Silveray has raised £2.2 million seed funding to cut radiation exposure for X-ray operators.

The University of Surrey spinout is commercialising a new type of highly sensitive direct X-ray conversion material with a wide range of applications from industry to healthcare. 

The new material is significantly more efficient at picking up X-rays than the conventional alternative, so fewer X-rays are needed to deliver the same image quality. 

This means imaging can be done more quickly – therefore reducing exposure levels for operators or increasing conveyor belt speeds on production lines – and more cost-effectively. 

The funding round was led by the UK Innovation & Science Seed Fund (UKI2S). ACF Investors, R42 Group, UK Future Tech Investment (UKFTI), InnovateUK, Cambridge Angels, and SyndicateRoom’s Access fund were also involved. 

It will enable the company to expand its team, transfer its technology into new dedicated premises in Greater Manchester and initiate product development. Its first focus will be detecting undesirable inclusions within steel tubes using high-resolution X-rays, working in collaboration with Tata Steel UK Ltd.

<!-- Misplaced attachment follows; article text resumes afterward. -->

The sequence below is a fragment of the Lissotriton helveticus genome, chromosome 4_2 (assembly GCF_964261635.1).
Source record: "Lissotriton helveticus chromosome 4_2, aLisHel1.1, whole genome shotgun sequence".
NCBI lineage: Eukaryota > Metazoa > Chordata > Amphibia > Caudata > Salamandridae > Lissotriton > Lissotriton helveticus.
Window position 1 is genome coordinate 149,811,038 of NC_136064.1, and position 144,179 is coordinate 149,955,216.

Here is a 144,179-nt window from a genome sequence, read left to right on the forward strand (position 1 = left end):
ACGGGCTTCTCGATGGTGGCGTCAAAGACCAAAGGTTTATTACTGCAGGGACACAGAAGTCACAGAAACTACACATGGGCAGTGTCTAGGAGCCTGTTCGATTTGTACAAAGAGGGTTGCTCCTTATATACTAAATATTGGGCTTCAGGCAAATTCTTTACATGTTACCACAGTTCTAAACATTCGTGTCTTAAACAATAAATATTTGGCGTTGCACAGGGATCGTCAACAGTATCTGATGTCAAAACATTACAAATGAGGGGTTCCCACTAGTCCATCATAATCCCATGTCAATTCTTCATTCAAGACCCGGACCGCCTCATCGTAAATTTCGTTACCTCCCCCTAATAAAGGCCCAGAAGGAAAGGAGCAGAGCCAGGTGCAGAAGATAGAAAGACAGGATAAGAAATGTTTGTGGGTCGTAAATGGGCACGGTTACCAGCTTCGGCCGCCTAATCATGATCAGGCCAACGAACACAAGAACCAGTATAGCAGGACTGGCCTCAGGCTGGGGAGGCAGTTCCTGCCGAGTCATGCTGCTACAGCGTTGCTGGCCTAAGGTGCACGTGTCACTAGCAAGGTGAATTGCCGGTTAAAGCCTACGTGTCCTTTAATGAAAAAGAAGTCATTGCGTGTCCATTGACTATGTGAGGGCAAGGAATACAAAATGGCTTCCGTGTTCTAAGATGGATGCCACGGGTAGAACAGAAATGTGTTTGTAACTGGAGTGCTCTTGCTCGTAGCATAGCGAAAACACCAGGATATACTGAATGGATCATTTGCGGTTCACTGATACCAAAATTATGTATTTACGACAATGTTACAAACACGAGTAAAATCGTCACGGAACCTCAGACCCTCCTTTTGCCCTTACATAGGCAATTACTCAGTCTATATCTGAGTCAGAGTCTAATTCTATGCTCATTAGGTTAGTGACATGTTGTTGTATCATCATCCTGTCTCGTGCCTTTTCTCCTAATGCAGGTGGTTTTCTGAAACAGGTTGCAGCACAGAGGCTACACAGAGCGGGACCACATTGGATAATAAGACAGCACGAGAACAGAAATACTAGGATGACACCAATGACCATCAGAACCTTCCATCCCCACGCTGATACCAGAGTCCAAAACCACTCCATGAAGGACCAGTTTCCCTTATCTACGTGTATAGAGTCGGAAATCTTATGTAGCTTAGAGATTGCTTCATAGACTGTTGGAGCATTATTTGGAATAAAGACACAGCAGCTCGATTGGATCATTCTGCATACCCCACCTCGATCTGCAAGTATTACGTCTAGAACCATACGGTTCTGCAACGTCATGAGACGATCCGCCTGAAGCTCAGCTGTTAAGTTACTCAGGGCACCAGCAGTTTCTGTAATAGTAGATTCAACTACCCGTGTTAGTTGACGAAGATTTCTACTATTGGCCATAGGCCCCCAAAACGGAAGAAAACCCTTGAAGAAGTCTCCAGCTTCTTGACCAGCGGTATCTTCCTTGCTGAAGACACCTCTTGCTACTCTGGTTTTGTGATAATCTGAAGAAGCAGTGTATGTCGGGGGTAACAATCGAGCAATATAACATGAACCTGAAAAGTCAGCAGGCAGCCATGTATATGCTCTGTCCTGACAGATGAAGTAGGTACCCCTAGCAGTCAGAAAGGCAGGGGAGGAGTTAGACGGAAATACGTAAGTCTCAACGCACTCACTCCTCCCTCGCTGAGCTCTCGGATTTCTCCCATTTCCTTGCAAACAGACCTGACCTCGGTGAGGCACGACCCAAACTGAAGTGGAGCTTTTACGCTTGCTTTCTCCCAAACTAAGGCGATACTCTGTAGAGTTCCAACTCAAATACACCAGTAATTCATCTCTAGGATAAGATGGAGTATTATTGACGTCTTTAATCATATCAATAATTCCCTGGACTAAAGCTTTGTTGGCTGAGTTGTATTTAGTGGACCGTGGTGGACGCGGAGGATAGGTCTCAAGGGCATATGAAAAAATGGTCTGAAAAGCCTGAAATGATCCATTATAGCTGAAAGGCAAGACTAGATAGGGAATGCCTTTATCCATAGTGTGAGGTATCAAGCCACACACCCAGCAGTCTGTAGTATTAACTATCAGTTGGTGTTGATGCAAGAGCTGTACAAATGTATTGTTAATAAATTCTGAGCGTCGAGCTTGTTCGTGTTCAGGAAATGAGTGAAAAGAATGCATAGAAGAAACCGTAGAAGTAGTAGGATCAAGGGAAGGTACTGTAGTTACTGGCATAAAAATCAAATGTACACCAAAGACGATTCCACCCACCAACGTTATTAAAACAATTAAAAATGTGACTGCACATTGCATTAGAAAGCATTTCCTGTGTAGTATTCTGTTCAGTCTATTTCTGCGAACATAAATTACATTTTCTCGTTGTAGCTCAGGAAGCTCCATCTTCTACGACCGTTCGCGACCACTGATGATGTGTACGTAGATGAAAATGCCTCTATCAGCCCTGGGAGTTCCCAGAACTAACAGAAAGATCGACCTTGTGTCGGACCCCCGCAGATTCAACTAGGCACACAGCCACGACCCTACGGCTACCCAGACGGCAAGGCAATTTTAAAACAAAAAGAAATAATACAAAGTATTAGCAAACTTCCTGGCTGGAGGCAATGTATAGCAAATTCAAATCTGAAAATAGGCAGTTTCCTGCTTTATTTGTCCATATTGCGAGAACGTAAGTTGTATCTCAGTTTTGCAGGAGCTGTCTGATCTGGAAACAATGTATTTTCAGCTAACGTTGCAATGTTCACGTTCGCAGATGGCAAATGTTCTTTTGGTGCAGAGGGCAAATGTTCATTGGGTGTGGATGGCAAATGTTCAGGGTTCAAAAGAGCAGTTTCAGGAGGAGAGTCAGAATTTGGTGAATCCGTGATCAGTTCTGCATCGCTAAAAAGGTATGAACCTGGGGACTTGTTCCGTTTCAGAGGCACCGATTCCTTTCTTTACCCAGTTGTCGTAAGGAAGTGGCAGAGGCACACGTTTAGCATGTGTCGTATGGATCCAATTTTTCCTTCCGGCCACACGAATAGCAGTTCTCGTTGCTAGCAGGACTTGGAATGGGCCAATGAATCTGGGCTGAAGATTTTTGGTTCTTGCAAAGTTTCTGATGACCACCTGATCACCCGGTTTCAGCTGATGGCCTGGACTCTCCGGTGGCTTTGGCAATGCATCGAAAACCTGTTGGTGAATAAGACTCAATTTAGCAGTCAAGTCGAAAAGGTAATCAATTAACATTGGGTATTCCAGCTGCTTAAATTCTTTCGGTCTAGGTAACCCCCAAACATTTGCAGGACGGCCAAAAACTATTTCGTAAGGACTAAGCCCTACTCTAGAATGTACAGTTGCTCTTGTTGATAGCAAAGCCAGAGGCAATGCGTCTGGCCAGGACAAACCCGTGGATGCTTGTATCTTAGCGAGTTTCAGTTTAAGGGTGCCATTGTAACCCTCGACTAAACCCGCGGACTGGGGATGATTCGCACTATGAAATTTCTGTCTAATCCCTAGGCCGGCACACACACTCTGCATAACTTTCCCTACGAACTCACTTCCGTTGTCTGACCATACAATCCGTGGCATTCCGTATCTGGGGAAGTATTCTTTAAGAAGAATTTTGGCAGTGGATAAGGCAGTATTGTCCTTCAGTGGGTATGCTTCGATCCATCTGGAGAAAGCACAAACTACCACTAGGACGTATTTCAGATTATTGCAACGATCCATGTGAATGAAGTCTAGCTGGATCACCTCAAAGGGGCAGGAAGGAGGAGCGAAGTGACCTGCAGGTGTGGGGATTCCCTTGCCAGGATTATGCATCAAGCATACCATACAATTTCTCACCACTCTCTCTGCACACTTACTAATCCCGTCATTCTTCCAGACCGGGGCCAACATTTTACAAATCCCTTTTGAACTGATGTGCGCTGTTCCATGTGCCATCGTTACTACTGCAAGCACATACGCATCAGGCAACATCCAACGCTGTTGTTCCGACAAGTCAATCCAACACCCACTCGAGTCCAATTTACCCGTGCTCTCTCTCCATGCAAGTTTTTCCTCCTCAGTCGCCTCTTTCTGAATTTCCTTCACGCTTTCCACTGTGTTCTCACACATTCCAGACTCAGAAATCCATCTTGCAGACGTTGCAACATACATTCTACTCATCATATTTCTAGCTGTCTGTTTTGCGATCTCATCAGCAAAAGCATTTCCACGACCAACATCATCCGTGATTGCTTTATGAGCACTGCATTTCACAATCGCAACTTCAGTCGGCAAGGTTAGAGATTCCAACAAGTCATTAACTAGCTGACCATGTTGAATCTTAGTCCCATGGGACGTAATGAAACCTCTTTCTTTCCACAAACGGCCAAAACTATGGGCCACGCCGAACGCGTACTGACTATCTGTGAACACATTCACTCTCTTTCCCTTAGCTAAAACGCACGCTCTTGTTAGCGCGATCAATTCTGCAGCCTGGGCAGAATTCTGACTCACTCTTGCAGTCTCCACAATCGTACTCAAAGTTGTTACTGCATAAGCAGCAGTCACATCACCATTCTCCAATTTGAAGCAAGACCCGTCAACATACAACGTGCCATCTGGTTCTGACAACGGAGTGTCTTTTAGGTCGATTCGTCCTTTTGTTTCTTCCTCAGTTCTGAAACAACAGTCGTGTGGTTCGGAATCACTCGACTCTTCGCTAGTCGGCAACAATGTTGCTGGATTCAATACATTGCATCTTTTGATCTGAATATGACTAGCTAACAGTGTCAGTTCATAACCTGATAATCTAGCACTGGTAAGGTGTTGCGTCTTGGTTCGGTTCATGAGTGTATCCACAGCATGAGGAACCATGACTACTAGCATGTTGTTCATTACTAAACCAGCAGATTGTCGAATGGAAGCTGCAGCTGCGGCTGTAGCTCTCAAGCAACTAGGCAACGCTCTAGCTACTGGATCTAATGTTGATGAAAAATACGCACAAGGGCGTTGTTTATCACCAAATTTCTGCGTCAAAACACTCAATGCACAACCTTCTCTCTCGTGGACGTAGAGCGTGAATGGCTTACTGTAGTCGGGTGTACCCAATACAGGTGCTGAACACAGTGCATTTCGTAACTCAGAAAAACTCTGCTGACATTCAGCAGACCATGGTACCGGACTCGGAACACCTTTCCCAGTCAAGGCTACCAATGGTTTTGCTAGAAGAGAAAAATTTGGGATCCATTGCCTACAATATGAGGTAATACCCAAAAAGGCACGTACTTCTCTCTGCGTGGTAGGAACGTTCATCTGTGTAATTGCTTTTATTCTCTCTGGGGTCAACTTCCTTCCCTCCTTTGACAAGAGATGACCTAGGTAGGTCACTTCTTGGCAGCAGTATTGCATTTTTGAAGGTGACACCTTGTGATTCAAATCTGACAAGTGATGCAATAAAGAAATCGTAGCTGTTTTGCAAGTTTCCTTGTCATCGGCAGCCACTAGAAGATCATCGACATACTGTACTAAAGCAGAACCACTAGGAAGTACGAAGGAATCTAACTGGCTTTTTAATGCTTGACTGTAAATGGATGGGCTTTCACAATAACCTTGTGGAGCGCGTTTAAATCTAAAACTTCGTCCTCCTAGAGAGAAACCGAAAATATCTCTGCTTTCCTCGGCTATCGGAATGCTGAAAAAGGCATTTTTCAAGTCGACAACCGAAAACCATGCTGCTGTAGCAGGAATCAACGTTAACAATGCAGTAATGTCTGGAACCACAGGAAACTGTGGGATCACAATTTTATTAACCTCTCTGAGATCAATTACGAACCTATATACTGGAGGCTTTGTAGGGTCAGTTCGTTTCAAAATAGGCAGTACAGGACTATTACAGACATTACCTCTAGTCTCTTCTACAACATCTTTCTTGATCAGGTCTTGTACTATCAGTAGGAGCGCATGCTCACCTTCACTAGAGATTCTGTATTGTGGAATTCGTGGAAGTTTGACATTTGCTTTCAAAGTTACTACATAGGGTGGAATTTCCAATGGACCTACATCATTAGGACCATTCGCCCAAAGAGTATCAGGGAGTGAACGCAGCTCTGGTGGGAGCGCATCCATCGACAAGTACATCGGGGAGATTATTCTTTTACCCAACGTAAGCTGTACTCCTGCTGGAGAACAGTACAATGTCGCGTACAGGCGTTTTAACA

The collaboration will be partially funded by InnovateUK, a public body that supports business-led innovation. 

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“This funding is a major first step towards initiating the development of our first product,” said Dan Cathie, CEO of Silveray. “The funding will allow us to move quickly and hit our product development milestones effectively. 

“We aim to have our first demonstrator products with lead customers in the industry by 2023.”

Sam Fennell, partner at ACF Investors, said: “X-ray scanners are such a common technology that we don’t often think of them as an area for innovation. 

“But the reality is that the addressable market is huge – far beyond the obvious medical applications, with X-ray equipment critical in a range of sectors from construction to manufacturing. 

“Silveray’s technology could play a key role in bringing the world’s oldest imaging technology into the 21st Century.”

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